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Member postings for John Baguley

Here is a list of all the postings John Baguley has made in our forums. Click on a thread name to jump to the thread.

Thread: What did you do today (2015)
11/01/2015 21:40:54

They sound the same design as the doors in my 1930s house Neil. They and all the woodwork were also painted with some sort of varnish that took ages to get off with a hot air gun and scraper as it went like chewing gum. Next doors had theirs stripped but it did affect the glued joints as well.

John

Thread: South African Locomotives works drawings.
10/01/2015 13:20:35

I received my copies this morning. Last day for ordering is now the 31st of January so get in there!

John

Thread: 3D printing seems to have gone quiet. Where are we all at?
09/01/2015 14:03:56

That would probably work but I think the printing speeds would have to be very low due to the large mass of the components in a milling machine compared to a dedicated 3D printer?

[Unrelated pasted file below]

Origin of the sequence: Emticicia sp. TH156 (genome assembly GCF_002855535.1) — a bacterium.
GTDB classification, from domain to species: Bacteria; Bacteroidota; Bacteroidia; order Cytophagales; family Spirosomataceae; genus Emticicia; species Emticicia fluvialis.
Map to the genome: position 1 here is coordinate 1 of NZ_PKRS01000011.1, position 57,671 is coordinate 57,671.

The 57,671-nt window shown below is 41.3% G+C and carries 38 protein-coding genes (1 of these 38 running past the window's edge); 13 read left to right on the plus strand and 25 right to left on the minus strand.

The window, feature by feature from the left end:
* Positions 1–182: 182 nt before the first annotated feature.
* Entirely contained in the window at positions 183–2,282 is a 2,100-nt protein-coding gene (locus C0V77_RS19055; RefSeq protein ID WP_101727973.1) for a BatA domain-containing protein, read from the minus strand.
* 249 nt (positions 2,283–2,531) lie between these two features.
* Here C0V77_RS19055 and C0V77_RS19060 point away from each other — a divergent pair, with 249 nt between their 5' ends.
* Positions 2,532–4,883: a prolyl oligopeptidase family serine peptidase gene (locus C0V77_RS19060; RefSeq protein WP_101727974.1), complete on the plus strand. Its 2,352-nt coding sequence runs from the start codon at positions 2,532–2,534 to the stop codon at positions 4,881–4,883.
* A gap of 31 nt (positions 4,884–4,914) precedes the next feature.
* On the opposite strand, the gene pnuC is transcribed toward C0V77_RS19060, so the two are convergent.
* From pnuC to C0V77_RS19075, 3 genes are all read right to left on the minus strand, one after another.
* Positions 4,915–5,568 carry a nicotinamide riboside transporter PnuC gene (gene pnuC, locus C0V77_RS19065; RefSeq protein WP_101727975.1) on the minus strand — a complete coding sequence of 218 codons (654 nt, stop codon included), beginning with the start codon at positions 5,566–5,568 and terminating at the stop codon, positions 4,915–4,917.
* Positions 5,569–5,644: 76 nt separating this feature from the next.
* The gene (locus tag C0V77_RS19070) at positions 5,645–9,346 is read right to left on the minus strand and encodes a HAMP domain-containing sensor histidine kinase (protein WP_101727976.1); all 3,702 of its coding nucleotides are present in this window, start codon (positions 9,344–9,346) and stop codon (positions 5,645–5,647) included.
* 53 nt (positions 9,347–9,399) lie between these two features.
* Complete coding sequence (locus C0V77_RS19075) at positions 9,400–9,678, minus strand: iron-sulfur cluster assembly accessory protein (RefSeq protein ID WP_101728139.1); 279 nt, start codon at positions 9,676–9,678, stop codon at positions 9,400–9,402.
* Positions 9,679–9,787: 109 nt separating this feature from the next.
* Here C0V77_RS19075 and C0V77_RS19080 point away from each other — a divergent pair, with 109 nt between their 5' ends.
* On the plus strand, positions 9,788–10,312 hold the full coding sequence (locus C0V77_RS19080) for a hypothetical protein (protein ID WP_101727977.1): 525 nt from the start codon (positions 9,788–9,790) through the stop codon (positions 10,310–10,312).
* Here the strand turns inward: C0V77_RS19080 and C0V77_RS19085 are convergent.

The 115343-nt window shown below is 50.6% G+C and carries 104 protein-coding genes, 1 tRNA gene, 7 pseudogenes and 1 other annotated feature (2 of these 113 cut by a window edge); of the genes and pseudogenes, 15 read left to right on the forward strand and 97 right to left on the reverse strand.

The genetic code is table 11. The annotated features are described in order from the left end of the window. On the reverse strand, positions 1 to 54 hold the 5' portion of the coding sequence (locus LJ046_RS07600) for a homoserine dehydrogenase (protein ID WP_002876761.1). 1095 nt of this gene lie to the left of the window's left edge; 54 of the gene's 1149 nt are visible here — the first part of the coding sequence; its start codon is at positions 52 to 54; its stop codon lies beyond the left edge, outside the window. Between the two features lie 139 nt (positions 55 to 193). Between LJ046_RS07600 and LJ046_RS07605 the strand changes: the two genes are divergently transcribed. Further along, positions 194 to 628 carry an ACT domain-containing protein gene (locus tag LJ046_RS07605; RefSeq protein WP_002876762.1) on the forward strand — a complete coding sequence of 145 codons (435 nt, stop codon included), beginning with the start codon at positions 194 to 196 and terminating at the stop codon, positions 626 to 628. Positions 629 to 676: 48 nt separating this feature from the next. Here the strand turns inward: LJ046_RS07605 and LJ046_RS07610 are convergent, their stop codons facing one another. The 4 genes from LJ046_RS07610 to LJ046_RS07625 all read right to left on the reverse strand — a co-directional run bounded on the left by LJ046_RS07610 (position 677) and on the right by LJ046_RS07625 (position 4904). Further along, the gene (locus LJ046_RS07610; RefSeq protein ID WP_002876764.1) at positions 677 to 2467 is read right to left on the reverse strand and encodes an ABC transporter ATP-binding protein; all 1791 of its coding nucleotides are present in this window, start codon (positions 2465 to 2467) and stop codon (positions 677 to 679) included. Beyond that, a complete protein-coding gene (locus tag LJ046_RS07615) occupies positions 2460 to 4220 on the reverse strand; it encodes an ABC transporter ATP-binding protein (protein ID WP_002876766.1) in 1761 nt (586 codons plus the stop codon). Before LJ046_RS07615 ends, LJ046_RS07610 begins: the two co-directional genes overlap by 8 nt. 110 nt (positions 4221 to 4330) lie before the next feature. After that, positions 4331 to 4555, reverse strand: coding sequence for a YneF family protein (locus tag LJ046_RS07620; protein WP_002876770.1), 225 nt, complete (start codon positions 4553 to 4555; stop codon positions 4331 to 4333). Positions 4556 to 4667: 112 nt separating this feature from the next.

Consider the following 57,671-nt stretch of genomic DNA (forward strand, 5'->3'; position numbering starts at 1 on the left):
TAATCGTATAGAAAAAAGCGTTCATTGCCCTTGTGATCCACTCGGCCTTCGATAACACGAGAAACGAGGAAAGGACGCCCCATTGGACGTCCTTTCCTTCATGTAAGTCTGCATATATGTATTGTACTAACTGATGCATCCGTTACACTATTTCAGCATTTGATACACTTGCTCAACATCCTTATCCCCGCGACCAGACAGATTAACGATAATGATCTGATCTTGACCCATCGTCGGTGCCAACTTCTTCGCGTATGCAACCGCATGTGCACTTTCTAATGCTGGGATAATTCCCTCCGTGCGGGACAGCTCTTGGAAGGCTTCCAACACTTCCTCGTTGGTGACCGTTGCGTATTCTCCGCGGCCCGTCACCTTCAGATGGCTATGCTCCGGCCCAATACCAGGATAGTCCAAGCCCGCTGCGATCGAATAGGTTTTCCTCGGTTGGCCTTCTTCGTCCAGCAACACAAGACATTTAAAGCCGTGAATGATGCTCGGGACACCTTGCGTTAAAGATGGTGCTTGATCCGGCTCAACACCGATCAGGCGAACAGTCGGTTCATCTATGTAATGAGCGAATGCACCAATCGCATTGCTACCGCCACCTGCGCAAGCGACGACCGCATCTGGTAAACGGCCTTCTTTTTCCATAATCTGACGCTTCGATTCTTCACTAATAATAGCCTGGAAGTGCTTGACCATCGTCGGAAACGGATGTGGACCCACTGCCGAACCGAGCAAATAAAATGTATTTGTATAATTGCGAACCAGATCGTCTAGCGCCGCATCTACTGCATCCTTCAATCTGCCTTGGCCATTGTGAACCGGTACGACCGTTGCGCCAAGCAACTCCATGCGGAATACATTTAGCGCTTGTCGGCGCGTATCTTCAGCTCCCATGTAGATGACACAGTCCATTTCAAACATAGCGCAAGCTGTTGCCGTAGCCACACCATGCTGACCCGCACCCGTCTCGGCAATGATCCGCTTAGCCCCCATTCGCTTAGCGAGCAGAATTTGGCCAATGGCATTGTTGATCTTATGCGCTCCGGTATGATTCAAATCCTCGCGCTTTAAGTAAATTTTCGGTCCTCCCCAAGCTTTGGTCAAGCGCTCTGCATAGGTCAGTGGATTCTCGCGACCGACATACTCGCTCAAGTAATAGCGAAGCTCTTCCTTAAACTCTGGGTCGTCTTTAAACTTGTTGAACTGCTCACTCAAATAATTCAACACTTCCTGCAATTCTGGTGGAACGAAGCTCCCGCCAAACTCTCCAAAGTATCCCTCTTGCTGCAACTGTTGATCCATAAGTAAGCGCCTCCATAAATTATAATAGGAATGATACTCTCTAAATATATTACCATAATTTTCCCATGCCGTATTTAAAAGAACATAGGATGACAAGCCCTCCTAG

John

09/01/2015 12:10:37

Having spent a lot of time reading forums etc. about printing and the various printers, the 'hobby' class printers seem to be let down by using cheap inferior components in the gantry systems i.e the rods, bearings and pulleys. That was certainly the case with the Wanhao that I bought and the Ultimakers etc. have the same problems. These printers are built to as low a cost as possible to make the prices attractive and inevitably corners are cut.

I replaced all the rods on the Wanhao as they were either undersize or slightly bent and also the two linear bearings that the print head slides on. Before, the head could rock from side to side which wouldn't help the accuracy of the prints. It's now rock steady and much improved. If you have to go down this route and go for the cheaper chinese linear bearings, buy at least twice as many as you need as you'll find all the fits will be different!